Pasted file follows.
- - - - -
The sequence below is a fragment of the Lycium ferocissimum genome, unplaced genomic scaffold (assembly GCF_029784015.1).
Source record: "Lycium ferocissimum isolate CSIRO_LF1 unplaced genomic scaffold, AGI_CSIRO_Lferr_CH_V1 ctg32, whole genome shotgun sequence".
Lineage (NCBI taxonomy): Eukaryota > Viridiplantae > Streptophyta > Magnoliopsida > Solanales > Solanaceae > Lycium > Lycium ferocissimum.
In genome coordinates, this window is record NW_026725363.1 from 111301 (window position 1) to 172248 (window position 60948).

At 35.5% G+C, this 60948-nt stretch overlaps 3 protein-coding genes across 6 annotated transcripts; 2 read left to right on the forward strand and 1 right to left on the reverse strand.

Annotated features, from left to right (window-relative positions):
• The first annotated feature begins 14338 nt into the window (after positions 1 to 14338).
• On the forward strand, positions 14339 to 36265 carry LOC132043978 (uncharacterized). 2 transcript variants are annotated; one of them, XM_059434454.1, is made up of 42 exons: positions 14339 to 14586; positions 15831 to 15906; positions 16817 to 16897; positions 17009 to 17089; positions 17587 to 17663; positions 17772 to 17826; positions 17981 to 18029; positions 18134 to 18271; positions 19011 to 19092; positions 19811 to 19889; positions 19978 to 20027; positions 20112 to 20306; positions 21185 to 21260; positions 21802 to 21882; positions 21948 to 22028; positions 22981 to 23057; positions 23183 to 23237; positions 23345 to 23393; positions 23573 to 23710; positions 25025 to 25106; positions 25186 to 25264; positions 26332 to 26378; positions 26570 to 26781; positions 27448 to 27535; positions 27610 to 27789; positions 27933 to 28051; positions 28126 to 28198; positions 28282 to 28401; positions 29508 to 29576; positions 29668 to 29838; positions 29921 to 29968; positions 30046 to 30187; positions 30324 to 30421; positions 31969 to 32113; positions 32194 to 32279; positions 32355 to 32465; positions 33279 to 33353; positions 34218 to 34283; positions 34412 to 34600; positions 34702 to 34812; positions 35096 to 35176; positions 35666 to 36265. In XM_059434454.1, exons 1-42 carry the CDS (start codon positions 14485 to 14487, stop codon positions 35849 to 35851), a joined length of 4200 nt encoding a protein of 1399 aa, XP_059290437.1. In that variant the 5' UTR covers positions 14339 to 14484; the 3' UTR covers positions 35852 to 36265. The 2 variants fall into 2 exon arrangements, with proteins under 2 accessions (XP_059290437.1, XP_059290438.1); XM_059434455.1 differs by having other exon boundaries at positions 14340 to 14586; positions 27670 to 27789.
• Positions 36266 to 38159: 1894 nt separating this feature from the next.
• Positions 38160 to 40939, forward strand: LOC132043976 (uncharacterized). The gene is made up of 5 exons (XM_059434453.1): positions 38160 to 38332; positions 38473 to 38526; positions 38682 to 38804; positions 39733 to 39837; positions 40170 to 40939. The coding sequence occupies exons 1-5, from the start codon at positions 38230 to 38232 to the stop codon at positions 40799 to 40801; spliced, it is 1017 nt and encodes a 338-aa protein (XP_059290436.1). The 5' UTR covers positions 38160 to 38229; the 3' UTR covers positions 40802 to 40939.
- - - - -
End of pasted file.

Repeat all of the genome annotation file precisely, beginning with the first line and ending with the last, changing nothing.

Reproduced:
The sequence below is a fragment of the Lycium ferocissimum genome, unplaced genomic scaffold (assembly GCF_029784015.1).
Source record: "Lycium ferocissimum isolate CSIRO_LF1 unplaced genomic scaffold, AGI_CSIRO_Lferr_CH_V1 ctg32, whole genome shotgun sequence".
Lineage (NCBI taxonomy): Eukaryota > Viridiplantae > Streptophyta > Magnoliopsida > Solanales > Solanaceae > Lycium > Lycium ferocissimum.
In genome coordinates, this window is record NW_026725363.1 from 111301 (window position 1) to 172248 (window position 60948).

At 35.5% G+C, this 60948-nt stretch overlaps 3 protein-coding genes across 6 annotated transcripts; 2 read left to right on the forward strand and 1 right to left on the reverse strand.

Annotated features, from left to right (window-relative positions):
• The first annotated feature begins 14338 nt into the window (after positions 1 to 14338).
• On the forward strand, positions 14339 to 36265 carry LOC132043978 (uncharacterized). 2 transcript variants are annotated; one of them, XM_059434454.1, is made up of 42 exons: positions 14339 to 14586; positions 15831 to 15906; positions 16817 to 16897; positions 17009 to 17089; positions 17587 to 17663; positions 17772 to 17826; positions 17981 to 18029; positions 18134 to 18271; positions 19011 to 19092; positions 19811 to 19889; positions 19978 to 20027; positions 20112 to 20306; positions 21185 to 21260; positions 21802 to 21882; positions 21948 to 22028; positions 22981 to 23057; positions 23183 to 23237; positions 23345 to 23393; positions 23573 to 23710; positions 25025 to 25106; positions 25186 to 25264; positions 26332 to 26378; positions 26570 to 26781; positions 27448 to 27535; positions 27610 to 27789; positions 27933 to 28051; positions 28126 to 28198; positions 28282 to 28401; positions 29508 to 29576; positions 29668 to 29838; positions 29921 to 29968; positions 30046 to 30187; positions 30324 to 30421; positions 31969 to 32113; positions 32194 to 32279; positions 32355 to 32465; positions 33279 to 33353; positions 34218 to 34283; positions 34412 to 34600; positions 34702 to 34812; positions 35096 to 35176; positions 35666 to 36265. In XM_059434454.1, exons 1-42 carry the CDS (start codon positions 14485 to 14487, stop codon positions 35849 to 35851), a joined length of 4200 nt encoding a protein of 1399 aa, XP_059290437.1. In that variant the 5' UTR covers positions 14339 to 14484; the 3' UTR covers positions 35852 to 36265. The 2 variants fall into 2 exon arrangements, with proteins under 2 accessions (XP_059290437.1, XP_059290438.1); XM_059434455.1 differs by having other exon boundaries at positions 14340 to 14586; positions 27670 to 27789.
• Positions 36266 to 38159: 1894 nt separating this feature from the next.
• Positions 38160 to 40939, forward strand: LOC132043976 (uncharacterized). The gene is made up of 5 exons (XM_059434453.1): positions 38160 to 38332; positions 38473 to 38526; positions 38682 to 38804; positions 39733 to 39837; positions 40170 to 40939. The coding sequence occupies exons 1-5, from the start codon at positions 38230 to 38232 to the stop codon at positions 40799 to 40801; spliced, it is 1017 nt and encodes a 338-aa protein (XP_059290436.1). The 5' UTR covers positions 38160 to 38229; the 3' UTR covers positions 40802 to 40939.